Saturday, 13 August 2011

Experimentation and Discovery (art and science)

©/Hamlyn/ Punton, SCA Sydney 2011

The Swiss artist Roman Signer is renowned for the quirky and inventive “events” he stages using a diversity of familiar objects (suitcases, canoes, bicycles, umbrellas etc.) transformed through explosions and other dynamic forces of change. Constantly varying the conditions and combinations of materials and setting, Signer has compiled a vast compendium of varied and thought provoking works that span more than 35 years of continual practice.

Much of the work is modest in scale, resisting the temptation toward grand gesture so common amongst established artists, and whilst the work often refers to the idea of the spectacle it rarely reduces (or exceeds) to the merely spectacular, preferring rather to explore the more familiar and personable scale of everyday experience. This contrast becomes all the more provocative due to his careful balancing of proportions processes and materials.

Commentators upon Signer’s work frequently make reference the terms “experimental”, “experiment” and “experimentation”. These terms are clearly intended to suggest the testing of volatile substances, the combination of unpredictable circumstances and the uncertainty of the result. In this sense the word “experiment” is used loosely to refer to the idea of trying something out to experience a process and result.

Scientific experiments, on the other hand, are more rigidly defined:

noun |ɪkˈspɛrɪm(ə)nt| |ɛk-| a scientific procedure undertaken to make a discovery, test a hypothesis, or demonstrate a known fact”

It would seem unfair to apply a scientific expectation to Signer’s practice, after all, it was never intended to prove or disprove a hypothesis, nor to demonstrate a fact nor even make a discovery (though many would disagree with me in this last instance). I would contend that the “discoveries” have already largely been made in the initial imaginative visualization/conceptualization of the ideas and in the more speculative testing of methods and materials. For example, we rarely, if ever, see the many failures that inevitably occur in preparation for the work we do see. This is not to say that beautiful incidents and accidents are absent from Signer’s work but, due to the often hazardous materials and circumstances involved, there is perhaps less room for improvisation than might otherwise be the case.

AS Do you have any expectations when you’re working on something?
RS Never, but I imagine certain scenarios. The ideal-case scenario is the one I had imagined: for instance, there’s a puff of smoke and a helicopter disappears into it and then emerges again. But when I do an action it might turn out completely different. That’s the adventure. I’m actually looking for small adventures in art. Otherwise art gets boring.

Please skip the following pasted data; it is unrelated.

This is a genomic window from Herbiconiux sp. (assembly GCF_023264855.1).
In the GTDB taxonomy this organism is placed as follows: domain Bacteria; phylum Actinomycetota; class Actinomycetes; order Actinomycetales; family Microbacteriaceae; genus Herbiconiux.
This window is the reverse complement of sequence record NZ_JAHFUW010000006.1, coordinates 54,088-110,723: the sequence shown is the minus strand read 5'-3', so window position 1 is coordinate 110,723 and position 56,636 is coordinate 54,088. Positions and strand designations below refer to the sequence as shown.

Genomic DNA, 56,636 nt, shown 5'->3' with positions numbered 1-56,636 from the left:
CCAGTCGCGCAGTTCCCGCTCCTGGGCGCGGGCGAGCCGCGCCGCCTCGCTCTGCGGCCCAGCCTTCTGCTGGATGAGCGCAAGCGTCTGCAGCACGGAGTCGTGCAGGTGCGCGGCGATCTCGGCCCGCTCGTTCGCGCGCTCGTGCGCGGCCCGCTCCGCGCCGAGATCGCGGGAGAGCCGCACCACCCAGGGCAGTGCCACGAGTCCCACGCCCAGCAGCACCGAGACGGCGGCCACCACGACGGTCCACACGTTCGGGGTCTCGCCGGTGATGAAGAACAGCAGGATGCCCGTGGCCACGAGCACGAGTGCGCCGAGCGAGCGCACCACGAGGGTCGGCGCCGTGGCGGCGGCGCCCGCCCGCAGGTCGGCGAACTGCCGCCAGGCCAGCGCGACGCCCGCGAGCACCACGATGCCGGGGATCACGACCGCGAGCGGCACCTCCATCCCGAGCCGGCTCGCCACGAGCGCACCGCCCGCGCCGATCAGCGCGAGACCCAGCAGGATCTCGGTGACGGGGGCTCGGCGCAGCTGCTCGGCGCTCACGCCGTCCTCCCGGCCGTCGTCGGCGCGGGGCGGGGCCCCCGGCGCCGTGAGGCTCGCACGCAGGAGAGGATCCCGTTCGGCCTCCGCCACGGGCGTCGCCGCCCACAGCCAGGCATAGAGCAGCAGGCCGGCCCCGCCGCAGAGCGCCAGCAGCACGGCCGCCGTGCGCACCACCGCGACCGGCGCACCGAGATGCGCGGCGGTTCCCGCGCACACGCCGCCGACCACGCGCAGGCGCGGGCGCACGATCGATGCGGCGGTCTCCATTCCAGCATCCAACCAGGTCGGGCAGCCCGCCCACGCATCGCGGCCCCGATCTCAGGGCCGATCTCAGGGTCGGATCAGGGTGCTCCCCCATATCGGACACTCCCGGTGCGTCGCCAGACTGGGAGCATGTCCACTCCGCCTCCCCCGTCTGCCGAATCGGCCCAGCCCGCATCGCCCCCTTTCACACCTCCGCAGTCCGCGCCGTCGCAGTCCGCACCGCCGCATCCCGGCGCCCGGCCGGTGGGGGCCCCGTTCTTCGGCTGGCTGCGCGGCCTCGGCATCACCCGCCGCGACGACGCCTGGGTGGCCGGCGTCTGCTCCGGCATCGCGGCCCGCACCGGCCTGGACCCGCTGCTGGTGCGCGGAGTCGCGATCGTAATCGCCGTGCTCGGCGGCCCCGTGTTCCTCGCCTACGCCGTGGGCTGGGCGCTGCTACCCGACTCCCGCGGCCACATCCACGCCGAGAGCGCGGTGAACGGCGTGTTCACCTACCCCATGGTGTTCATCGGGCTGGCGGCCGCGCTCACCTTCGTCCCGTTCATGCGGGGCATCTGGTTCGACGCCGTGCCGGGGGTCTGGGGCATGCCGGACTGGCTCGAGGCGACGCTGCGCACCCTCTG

This process of allowing the work to lead to unforeseen conclusions – of courting the unpredictable - is a major compulsion for many, perhaps all, artists. In so many instances of creative production there is such a demand for control of materials, of skill in manufacture and realisation that little room is left for surprise and serendipity (or failure for that matter). Too much expertise too rigidly applied often results in the most stilted, preconceived and lifeless work. No doubt this is why Signer is so fascinated with the explosive moment. It is a dangerous game and one in which a great deal of care must be taken to ensure that even the desire for unpredictability remains within certain given tolerances. In many ways it is this implicit threat, this frisson, that fuels the underlying appeal of Signer’s work.

In a scientific experiment the outcome is paramount and is intended to either prove or disprove a theory. Once again, as with Signer, the result of the experiment is less a discovery than the realisation (or in the case of science – possibly the contradiction) of what has already been imagined. For Karl Popper this potential for confirmatory or dis-confirmatory outcome (testability and falsifiability) exactly differentiates science from pseudo science.

Scientific discoveries then, are the result of a two part process, first of theory formation followed by proof through experiment. If a test fails, either the experiment was poorly conceived, poorly conducted or else the theory was flawed. For this reason science attempts, wherever possible, to limit the number of variables in any given experiment in order to avoid rogue results. Art, on the other hand, often multiplies the variables in order to do the very reverse. Unexpected results in art, when they are not detrimental to the result, are often perceived and presented as discoveries since anything that contradicts expectation is likely to provoke curiosity and may even have instructive value, if only on a technical level. Discoveries, thus encountered, are valued but rarely, if ever, become part of a systematic inquiry since the object of art is less about illustrating facts and securing knowledge than producing meaning and experience (and that’s a subject for another blog post).


Post a Comment